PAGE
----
Alexander Wolfe | Staff Columnist
An alarm blares in a dimly lit, carpeted and decently organized room. A student rolls over and leans up, he looks at his phone and rushes out the door, quickly grabbing his computer.
Outside, he’s searching for a better internet connection – DuqNet hasn’t exactly been working well for a few weeks – and is able to join a Zoom call with a handful of other volunteers. For the next hour, they begin the first-ever university-authorized voter outreach effort in Duquesne’s history.
The students are paid fellows of the Campus Vote Project working with the Center for Community-Engaged Teaching and Research (CETR). So far, the group has reached out to many students through phone banking. You may have received a text yourself, encouraging you to make a plan to vote this year, or to register.
We sometimes forget about politics or controversy on the Bluff. In my previous three years living on campus, the only truly contentious moment on campus seen in my time was the rainy afternoon the Westboro Baptist Church was scheduled to protest on Forbes Avenue, but the protest was called off due to bad weather.
This year has been quite different. In June, protests occurred on Forbes Avenue that bordered, but never reached, Duquesne’s campus. In September, Dannielle Brown led a march onto campus the same week a professor ‘allowed’ his students to use a racial slur. The Duquesne community has begun to speak up in ways it has not in some time.
For many of us, look no further than in letters to this paper’s editor, the summer was spent grappling with both our health and our privilege. The idea that Duquesne’s primary devotion to physical and health sciences could shield it from political responsibility has been unacceptable, but now, some are starting to see it, and act.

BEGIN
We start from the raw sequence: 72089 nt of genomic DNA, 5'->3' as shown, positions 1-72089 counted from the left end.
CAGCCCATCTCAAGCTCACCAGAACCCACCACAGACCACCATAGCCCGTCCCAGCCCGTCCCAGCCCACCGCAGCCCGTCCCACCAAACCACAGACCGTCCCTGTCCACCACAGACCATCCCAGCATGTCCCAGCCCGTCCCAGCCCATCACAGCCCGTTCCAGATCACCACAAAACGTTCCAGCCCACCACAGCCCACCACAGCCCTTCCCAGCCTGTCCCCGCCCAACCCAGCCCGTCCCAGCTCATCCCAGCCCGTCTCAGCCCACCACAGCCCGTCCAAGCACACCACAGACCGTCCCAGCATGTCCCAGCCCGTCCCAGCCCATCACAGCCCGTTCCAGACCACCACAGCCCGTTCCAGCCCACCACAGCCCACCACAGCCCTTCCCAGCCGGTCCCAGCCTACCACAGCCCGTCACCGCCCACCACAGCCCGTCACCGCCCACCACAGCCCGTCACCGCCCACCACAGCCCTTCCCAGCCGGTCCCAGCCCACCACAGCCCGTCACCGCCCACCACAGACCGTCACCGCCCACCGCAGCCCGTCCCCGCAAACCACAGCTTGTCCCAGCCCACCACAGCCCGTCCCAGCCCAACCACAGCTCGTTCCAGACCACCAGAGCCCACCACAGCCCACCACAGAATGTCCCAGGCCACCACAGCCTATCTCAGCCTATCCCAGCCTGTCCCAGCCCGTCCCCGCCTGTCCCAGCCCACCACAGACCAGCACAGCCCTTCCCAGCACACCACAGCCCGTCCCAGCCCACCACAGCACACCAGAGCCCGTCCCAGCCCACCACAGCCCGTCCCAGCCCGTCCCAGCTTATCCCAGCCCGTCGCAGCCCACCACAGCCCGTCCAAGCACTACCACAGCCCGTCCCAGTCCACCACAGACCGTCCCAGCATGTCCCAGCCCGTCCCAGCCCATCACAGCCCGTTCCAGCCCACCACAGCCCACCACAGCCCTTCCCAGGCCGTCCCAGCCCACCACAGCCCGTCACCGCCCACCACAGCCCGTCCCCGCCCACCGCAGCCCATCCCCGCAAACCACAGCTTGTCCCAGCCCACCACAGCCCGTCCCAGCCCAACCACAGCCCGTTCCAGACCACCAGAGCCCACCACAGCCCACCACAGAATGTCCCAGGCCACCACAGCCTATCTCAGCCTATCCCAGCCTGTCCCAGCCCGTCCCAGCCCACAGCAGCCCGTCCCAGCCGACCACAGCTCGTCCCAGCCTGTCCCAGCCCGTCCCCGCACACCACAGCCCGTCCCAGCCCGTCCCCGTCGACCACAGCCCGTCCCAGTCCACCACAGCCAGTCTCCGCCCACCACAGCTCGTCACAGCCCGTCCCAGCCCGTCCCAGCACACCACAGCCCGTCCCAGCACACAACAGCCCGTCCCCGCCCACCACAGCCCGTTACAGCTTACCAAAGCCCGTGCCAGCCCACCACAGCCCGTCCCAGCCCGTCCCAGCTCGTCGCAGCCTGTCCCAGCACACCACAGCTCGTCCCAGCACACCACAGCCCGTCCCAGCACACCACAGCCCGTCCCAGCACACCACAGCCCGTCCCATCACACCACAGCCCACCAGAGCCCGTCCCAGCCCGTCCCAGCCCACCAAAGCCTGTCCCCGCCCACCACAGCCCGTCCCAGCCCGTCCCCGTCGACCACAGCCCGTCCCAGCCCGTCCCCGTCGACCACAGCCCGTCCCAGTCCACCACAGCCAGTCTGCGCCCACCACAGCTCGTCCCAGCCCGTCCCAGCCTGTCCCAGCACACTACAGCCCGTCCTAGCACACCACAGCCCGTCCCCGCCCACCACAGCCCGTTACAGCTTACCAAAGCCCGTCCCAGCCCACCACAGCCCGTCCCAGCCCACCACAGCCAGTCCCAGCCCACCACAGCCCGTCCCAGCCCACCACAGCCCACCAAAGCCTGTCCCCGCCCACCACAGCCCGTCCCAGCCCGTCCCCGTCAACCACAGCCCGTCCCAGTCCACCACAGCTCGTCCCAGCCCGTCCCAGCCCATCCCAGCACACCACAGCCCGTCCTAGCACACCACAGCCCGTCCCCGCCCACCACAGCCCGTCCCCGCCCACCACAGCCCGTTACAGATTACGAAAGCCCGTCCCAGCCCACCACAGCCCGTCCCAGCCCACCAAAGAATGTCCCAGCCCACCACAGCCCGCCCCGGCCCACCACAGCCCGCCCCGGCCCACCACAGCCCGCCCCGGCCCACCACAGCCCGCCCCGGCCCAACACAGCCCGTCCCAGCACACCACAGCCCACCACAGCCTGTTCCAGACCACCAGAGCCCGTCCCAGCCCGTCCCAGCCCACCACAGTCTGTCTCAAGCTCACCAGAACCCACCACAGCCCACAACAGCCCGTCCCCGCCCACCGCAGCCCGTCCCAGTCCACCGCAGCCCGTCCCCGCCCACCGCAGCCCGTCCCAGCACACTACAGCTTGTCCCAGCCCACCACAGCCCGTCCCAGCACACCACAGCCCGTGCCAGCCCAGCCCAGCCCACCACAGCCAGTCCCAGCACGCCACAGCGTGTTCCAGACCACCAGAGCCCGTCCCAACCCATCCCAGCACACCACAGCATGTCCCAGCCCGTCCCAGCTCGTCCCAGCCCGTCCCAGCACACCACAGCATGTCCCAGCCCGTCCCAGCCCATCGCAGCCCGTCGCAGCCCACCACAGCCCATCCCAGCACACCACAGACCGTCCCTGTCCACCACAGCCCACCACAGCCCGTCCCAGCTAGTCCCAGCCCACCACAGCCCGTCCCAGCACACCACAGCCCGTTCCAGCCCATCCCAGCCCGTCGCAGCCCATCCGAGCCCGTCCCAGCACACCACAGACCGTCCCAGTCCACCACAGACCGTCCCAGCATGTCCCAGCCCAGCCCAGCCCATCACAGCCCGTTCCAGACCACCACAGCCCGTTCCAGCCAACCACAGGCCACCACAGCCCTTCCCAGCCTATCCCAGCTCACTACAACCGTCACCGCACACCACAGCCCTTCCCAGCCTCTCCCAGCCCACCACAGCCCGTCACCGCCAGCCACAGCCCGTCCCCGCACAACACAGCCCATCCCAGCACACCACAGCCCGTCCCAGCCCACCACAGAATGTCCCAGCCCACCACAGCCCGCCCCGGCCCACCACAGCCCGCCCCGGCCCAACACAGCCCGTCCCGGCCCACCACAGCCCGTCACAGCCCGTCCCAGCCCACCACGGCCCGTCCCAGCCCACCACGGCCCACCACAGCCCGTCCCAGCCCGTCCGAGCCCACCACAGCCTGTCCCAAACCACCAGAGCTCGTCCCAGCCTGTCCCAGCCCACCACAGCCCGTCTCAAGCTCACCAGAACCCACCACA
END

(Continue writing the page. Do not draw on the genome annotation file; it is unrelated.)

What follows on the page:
Beyond the tacit campus organizations representing the Democratic, Republican and Libertarian parties, no political organizations are allowed on campus. Students are prohibited from inviting political candidates to speak on campus, and other students are not allowed to form chapters of other political organizations.
We hear more about our civic duty from commercials on Monday Night Football than from Duquesne, other than friendly, off-hand reminders from our professors and advisors to register to vote.
Happily, Duquesne has not entirely refrained from interacting with our politics, and this semester especially, the administration has organized more events than in previous years. Wednesday’s civil discourse event featured many figures of historical and political note and the conversation on the Rooney Rule outlined how the fight for racial justice must be fought in every arena.
These events, and similar past events, unite our community around a dialogue in a way that A-walk pop-ups and other campus events do not.
What makes the Campus Vote Project so special is its impact. Duquesne students are mostly residents of towns and cities in or around Pittsburgh, Philadelphia and Buffalo. Voting matters in these districts, and Duquesne’s unwillingness to allow students to promote voting diminishes turnout in ways that can substantially swing elections.
Ultimately, Duquesne is a private university, and the administration can hold whatever opinion it desires regarding the activities of political organizations on campus. However, that the administration maintains its position against political organizations being active on campus is a sign of the sense that Duquesne University is above politics or the struggles for justice in this country. Living on the Bluff does not excuse an explicitly apolitical mindset.
The Campus Vote Project is important, and I sincerely hope that Duquesne continues to fund it, or at least promote efforts to help students register to vote and make plans to vote. This is just one more way Duquesne can serve God by serving students, and by encouraging and assisting student participation in our democracy, Duquesne would be serving our country as well.